APA embarks on a new project to promote the economic and social empowerment of Indigenous women and youth.

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Press release
September 2, 2021

The Amerindian Peoples Association (APA) has embarked on a new project aimed at challenging, Indigenous women and youth towards improving their economic outlook through improved and sustainable livelihoods. The idea of the project followed the onset of the COVID-19 pandemic in Guyana. Women, children, youths, the elderly and other disadvantaged persons have especially felt the brunt of the impacts of the pandemic. Although the APA was aware of the shortcomings
inadequacies previously faced by the two demographics, the COVID-19 pandemic exacerbated these circumstances. Notwithstanding, women and youths have come to play important roles during these difficult
times.

Women and youth have been part of collaborative efforts to secure and distribute food items, medical and sanitization supplies, identify those in need, identify the types of support needed, and have played parts in public awareness in the communities.


Therefore, this project will see the APA working primarily, with Indigenous women and youth, in Regions 1, 7 and 8, to strengthen their capacities by supporting their improvement and their communities in the long term; including, addressing the need for inclusion of both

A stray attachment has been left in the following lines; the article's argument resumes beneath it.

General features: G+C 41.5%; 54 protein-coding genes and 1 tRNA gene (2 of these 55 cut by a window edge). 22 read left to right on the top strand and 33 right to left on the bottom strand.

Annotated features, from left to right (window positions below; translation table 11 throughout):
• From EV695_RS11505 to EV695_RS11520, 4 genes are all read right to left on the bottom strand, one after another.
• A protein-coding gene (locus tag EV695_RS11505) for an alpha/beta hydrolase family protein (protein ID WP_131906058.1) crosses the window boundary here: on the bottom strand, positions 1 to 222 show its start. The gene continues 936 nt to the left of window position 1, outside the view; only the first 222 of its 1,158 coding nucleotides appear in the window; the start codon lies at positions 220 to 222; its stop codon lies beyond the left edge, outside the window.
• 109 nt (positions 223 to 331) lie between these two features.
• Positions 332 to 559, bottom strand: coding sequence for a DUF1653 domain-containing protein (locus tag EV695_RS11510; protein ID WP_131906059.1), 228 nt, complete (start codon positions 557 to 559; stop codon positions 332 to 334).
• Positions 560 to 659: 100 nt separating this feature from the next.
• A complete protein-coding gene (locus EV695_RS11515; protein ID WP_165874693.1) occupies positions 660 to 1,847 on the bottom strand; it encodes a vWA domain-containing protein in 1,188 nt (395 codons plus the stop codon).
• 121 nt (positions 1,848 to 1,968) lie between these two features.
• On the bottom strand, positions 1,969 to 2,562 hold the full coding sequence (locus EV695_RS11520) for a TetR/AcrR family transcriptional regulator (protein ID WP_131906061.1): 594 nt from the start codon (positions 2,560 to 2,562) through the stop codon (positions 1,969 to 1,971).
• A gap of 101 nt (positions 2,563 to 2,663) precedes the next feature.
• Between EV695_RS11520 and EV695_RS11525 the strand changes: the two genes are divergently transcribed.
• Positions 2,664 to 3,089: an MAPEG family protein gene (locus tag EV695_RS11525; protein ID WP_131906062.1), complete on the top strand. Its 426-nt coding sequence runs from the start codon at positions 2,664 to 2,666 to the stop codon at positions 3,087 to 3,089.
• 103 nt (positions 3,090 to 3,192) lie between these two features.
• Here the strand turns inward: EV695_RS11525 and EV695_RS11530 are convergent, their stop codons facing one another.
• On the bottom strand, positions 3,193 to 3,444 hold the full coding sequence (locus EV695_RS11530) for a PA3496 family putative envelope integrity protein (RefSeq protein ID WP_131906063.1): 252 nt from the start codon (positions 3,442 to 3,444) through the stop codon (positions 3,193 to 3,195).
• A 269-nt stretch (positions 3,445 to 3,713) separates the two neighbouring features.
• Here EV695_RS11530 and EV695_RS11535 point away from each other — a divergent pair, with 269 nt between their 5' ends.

demographics in the decision-making process in community governance. And provide the opportunity to address the deficiencies in the representation of women and youth on issues of importance to them, such as economic livelihoods and social issues such as domestic
violence.


The APA will endeavour to collaborate with government agencies, the private sector and other NGOs to achieve this. Among the key activities under the project are the facilitation of training workshops and
regional women and youth conferences. Additionally, the project will seek to develop six small livelihoods projects, which will be implemented and managed by the women and youth participants.


The APA believes that similar endeavours have failed because of a lack of skills to make them successful. However, with training, financial support, and active monitoring, such projects will stand a better chance at success and have a lifespan beyond the project life.
This project began in February 2021 with funding from the European Union and will run for 24 months.

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